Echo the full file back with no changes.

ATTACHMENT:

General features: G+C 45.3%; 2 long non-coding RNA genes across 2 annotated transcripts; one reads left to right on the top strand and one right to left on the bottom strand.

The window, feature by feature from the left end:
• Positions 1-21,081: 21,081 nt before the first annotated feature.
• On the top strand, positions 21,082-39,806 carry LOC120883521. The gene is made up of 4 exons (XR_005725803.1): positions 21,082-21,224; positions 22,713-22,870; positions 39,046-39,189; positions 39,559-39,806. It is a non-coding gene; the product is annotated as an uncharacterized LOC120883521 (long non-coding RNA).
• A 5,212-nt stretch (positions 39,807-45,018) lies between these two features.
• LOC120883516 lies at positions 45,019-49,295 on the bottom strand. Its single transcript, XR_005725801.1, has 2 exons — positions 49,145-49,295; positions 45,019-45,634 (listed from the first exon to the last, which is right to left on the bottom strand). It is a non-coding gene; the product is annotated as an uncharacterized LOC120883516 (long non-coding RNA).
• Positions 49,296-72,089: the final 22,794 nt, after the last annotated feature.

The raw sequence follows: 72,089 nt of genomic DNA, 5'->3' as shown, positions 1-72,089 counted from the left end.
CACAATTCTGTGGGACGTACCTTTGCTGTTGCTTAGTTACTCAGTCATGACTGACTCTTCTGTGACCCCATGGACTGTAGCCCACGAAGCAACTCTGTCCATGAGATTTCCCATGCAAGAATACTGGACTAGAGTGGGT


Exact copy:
General features: G+C 45.3%; 2 long non-coding RNA genes across 2 annotated transcripts; one reads left to right on the top strand and one right to left on the bottom strand.

The window, feature by feature from the left end:
• Positions 1-21,081: 21,081 nt before the first annotated feature.
• On the top strand, positions 21,082-39,806 carry LOC120883521. The gene is made up of 4 exons (XR_005725803.1): positions 21,082-21,224; positions 22,713-22,870; positions 39,046-39,189; positions 39,559-39,806. It is a non-coding gene; the product is annotated as an uncharacterized LOC120883521 (long non-coding RNA).
• A 5,212-nt stretch (positions 39,807-45,018) lies between these two features.
• LOC120883516 lies at positions 45,019-49,295 on the bottom strand. Its single transcript, XR_005725801.1, has 2 exons — positions 49,145-49,295; positions 45,019-45,634 (listed from the first exon to the last, which is right to left on the bottom strand). It is a non-coding gene; the product is annotated as an uncharacterized LOC120883516 (long non-coding RNA).
• Positions 49,296-72,089: the final 22,794 nt, after the last annotated feature.

The raw sequence follows: 72,089 nt of genomic DNA, 5'->3' as shown, positions 1-72,089 counted from the left end.
CACAATTCTGTGGGACGTACCTTTGCTGTTGCTTAGTTACTCAGTCATGACTGACTCTTCTGTGACCCCATGGACTGTAGCCCACGAAGCAACTCTGTCCATGAGATTTCCCATGCAAGAATACTGGACTAGAGTGGGT